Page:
Intel rolls out Neural Compute Stick 2
Intel on Wednesday is rolling out the Neural Compute Stick (NCS) 2, the second iteration of its popular self-contained AI accelerator. With this version, the NCS offers better performance, as well as scalability and a path to production.
The NCS comes in a USB format, making it easy to compile, tune and accelerate neural networks at the edge. No cloud connectivity is needed for its on-board processing. Developers and researchers can use it to seamlessly convert and deploy PC-trained computer vision models to a wide range of devices natively.
The NCS 2 is powered by the latest generation of Intel’s vision processing unit (VPU), the Movidius Myriad X VPU, providing a performance improvement of up to 8X over the first NCS.
It’s also supported by Intel’s OpenVINO toolkit, which enables developers to build and train AI models in the cloud and deploy them across a broad range of products. This gives developers wide framework and network support, and even the flexibility to move models to more VPUs, a CPU, integrated graphics or FPGAs.
Meanwhile, with the Intel AI: In Production ecosystem, developers can port their Intel NCS 2 prototypes into production.
When Intel launched the first-generation NCS last year, it quickly sold out, Steen Graham, GM of IoT channels & ecosystem at Intel, told ZDNet.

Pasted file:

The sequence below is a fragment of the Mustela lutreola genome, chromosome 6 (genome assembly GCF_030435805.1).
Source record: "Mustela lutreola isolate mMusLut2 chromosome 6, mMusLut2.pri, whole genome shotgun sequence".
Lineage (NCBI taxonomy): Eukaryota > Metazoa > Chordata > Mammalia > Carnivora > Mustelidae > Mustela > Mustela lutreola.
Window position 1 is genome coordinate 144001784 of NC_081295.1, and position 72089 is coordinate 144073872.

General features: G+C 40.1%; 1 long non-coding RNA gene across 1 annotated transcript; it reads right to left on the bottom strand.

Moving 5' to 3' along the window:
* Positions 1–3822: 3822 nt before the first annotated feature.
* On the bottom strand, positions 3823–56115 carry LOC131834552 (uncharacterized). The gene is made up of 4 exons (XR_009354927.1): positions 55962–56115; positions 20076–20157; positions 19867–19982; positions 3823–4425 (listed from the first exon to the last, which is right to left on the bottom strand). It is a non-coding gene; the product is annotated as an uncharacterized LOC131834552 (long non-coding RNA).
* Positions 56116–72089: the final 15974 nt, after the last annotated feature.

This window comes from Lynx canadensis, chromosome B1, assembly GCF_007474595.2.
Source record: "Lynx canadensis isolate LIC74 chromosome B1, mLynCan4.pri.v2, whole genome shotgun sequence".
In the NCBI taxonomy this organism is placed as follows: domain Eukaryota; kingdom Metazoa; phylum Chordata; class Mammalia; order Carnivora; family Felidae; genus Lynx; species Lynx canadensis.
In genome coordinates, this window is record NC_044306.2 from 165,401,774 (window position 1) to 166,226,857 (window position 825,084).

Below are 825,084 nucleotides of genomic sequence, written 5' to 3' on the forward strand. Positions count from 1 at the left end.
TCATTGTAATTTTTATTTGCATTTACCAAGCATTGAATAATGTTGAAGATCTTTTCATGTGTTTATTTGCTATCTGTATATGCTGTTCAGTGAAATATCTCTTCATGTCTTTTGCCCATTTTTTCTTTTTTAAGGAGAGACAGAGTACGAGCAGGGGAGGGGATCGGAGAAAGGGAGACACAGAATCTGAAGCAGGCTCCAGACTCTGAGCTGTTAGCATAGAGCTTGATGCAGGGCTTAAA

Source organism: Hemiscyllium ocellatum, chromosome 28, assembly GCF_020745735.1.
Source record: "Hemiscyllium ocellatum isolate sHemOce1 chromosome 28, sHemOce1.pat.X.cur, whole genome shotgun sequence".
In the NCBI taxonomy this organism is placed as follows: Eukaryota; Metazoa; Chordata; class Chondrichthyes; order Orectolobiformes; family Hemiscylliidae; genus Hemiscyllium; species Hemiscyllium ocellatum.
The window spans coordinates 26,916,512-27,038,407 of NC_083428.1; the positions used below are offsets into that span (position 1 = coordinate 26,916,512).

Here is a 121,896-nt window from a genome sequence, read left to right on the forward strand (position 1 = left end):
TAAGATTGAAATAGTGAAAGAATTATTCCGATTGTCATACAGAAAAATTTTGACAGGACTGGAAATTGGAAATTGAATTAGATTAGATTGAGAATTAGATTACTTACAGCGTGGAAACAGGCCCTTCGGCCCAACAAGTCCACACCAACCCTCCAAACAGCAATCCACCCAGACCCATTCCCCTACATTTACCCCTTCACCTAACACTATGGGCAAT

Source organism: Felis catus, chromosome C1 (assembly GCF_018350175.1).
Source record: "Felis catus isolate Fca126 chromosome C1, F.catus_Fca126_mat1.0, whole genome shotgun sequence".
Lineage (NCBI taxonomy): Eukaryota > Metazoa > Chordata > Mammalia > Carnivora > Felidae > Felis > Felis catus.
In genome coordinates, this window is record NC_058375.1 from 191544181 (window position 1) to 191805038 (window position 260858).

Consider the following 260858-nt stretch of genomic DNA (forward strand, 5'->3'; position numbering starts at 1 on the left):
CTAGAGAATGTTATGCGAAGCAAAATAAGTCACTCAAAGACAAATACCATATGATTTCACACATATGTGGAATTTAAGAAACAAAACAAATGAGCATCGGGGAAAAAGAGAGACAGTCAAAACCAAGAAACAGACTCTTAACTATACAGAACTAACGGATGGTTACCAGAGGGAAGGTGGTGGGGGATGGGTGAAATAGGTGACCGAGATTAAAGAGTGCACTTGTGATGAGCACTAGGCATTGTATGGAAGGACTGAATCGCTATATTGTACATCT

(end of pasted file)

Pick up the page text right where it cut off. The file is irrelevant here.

“We’ve really had very little insight about what the demand was,” Graham said. “A lot of people train models in the cloud, a lot of people do inference in the cloud — but deploying deep learning or AI at the edge, we didn’t know what the stage was in the deep learning community, what their interest was.”
The popularity of the device aligns with trends bringing workloads to the edge, Graham said. According to IDC, 45 percent of data will be stored, analyzed and acted on at the edge by 2019. Intel’s research, Graham said, says that by 2023, over 40 percent of AI tasks will take place on edge devices.
Since last year, tens of thousands of developers have deployed the NCS in a wide range of use cases. For instance, the sensor company Flir Systems recently launched the Firefly camera, a small piece of hardware that uses Intel’s Movidius chips for on-camera inference. They used the NCS Neural Compute SDK to prototype the device.
Intel is highlighting ways developers have used the NCS to advance noble causes, such as detecting contaminated water in developing countries. Developer Peter Ma, who’s backed by Intel, created a system called CleanWater AI to identify water bacteria using pattern recognition and machine learning. The system works with a digital microscope connected to a laptop running Ubuntu and the NCS. Contaminated sites can then be marked on a map.